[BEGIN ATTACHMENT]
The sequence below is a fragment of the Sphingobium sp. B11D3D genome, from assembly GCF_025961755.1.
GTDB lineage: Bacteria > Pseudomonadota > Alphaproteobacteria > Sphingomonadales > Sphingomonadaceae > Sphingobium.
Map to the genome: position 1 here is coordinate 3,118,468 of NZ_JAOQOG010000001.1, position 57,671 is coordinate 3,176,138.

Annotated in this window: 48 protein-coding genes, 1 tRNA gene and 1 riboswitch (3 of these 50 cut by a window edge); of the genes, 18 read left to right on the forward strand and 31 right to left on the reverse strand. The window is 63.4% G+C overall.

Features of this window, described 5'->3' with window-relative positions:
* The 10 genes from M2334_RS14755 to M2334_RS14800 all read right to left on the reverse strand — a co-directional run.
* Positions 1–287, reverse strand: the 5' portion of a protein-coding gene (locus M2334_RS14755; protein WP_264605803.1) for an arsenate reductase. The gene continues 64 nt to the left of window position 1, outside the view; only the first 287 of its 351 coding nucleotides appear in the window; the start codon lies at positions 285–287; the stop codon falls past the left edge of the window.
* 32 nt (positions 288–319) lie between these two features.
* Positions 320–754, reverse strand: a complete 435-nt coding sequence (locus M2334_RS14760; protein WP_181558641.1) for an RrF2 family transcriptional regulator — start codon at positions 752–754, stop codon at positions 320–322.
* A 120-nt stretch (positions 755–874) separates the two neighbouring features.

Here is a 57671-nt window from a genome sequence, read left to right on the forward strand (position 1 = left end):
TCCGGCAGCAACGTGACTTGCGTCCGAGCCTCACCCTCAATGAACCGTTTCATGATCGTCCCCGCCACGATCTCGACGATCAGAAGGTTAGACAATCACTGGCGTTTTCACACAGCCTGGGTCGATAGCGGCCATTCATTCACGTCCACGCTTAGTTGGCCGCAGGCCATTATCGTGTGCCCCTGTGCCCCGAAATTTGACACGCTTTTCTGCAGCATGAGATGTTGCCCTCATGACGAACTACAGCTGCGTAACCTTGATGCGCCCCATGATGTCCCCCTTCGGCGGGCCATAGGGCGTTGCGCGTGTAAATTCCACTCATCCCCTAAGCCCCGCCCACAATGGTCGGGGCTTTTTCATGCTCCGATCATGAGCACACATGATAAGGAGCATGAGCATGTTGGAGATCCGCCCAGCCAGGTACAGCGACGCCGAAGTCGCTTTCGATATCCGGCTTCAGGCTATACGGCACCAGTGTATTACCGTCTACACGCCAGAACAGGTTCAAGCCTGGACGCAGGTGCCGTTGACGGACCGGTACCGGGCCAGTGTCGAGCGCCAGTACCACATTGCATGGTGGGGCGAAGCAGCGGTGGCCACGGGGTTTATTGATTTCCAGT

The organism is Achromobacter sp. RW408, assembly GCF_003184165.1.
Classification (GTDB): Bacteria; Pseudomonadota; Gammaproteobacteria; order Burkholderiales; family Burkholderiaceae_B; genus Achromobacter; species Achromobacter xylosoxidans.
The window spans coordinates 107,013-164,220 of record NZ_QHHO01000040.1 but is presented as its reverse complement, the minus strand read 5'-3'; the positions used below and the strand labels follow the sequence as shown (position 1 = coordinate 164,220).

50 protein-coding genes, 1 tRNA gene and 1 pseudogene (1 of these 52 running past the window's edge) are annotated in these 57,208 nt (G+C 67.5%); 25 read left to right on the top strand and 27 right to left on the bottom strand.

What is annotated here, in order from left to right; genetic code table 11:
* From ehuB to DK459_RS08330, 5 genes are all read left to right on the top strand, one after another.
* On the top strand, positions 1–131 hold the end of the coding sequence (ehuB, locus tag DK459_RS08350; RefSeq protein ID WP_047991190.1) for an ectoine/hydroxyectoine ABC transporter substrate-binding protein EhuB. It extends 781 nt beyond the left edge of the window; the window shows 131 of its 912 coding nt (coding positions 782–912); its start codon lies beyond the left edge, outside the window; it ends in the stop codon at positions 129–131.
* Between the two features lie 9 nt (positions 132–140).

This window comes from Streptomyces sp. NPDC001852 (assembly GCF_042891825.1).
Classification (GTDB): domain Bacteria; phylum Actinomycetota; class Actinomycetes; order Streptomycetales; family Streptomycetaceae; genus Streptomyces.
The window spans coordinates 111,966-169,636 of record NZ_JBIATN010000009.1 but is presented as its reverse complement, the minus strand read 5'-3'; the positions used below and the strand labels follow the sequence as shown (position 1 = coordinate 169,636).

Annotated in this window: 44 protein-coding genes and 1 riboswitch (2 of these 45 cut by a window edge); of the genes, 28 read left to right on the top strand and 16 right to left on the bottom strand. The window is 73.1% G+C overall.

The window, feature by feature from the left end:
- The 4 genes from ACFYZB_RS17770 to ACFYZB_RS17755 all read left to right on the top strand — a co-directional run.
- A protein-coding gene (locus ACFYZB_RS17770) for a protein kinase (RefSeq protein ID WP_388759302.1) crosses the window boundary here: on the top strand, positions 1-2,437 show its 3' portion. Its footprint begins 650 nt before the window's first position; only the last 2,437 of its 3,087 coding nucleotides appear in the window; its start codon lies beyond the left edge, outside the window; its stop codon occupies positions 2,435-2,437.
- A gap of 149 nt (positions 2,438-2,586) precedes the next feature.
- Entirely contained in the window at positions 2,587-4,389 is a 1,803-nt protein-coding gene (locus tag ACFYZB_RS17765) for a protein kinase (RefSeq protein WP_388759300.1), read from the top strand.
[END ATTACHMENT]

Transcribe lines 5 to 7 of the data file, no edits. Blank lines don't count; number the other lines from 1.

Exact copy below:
Features of this window, described 5'->3' with window-relative positions:
* The 10 genes from M2334_RS14755 to M2334_RS14800 all read right to left on the reverse strand — a co-directional run.
* Positions 1–287, reverse strand: the 5' portion of a protein-coding gene (locus M2334_RS14755; protein WP_264605803.1) for an arsenate reductase. The gene continues 64 nt to the left of window position 1, outside the view; only the first 287 of its 351 coding nucleotides appear in the window; the start codon lies at positions 285–287; the stop codon falls past the left edge of the window.